Jenna Malone

Sucker Punch feels like Zack Snyder‘s response to all those awkward and sexist nerds he and his cast deal with in Hall-H nearly every year. You know, the ones that can’t help but to shout out how “hot” the actresses are during the panel, and without actually asking any real questions or treating them respectfully. Those nerds are the sideline oppressors of Sucker Punch: the revolting-looking Chef and Mayor, the ones that love seeing their women in degrading and sexualized outfits, but don’t care about how or why they’re in said outfits. As long as they get their joy out of sexy women doing sexy things, and nothing outside the basic titillation, they’ll be happy. This is the subtext that many seem to not talking about from Sucker Punch. Snyder’s work has always been divisive, but never has one of his films been this polarizing, and he knows that. Snyder is well-aware of the response the film has been getting, and he’s the type of self-aware filmmaker who probably expected this type of reaction from day one of shooting. The fact that Sucker Punch isn’t a film for everyone surely must have caused problems along the way, and as Snyder states, the test-screening process was no help in that regard.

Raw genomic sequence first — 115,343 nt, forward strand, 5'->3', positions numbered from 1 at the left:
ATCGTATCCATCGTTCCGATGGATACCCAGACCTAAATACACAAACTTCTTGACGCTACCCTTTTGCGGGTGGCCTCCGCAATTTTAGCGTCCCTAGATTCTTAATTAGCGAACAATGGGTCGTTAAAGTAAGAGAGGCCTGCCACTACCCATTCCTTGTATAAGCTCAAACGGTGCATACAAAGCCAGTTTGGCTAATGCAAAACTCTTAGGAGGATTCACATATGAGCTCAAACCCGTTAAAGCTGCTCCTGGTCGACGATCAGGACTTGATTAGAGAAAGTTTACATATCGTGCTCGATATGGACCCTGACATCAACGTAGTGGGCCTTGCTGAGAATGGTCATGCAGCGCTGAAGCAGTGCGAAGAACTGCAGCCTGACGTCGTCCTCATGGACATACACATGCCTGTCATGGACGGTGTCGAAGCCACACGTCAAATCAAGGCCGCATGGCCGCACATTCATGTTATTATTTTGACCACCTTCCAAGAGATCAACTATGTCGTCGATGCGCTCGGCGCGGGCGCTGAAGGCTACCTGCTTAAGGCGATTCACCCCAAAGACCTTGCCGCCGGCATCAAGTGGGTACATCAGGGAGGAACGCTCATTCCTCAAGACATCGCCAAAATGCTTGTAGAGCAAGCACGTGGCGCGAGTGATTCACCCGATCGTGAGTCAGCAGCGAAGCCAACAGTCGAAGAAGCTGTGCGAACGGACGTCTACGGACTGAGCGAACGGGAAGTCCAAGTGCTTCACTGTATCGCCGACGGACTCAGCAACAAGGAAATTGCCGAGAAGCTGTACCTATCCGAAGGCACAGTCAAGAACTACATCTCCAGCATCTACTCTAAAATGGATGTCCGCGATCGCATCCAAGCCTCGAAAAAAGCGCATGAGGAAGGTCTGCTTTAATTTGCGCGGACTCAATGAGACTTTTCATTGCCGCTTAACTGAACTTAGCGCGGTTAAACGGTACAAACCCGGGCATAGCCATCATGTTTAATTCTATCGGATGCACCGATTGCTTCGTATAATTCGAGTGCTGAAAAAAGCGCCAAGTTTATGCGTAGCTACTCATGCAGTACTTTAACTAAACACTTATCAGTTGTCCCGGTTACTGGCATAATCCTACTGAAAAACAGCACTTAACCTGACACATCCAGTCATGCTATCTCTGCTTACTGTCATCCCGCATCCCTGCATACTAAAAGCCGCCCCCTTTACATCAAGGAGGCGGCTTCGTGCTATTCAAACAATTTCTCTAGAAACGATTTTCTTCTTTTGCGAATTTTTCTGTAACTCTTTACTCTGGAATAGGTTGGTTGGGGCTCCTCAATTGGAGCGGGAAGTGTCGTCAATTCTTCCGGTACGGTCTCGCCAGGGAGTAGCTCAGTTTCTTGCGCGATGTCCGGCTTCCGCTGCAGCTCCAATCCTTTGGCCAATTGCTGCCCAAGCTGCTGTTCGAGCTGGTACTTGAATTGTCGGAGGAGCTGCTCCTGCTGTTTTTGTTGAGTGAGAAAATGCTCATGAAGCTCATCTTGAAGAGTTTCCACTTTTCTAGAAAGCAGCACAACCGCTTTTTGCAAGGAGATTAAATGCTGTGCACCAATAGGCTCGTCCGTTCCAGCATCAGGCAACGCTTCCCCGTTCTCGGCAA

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published: 11.26.2014
published: 11.26.2014
published: 11.21.2014
published: 11.21.2014

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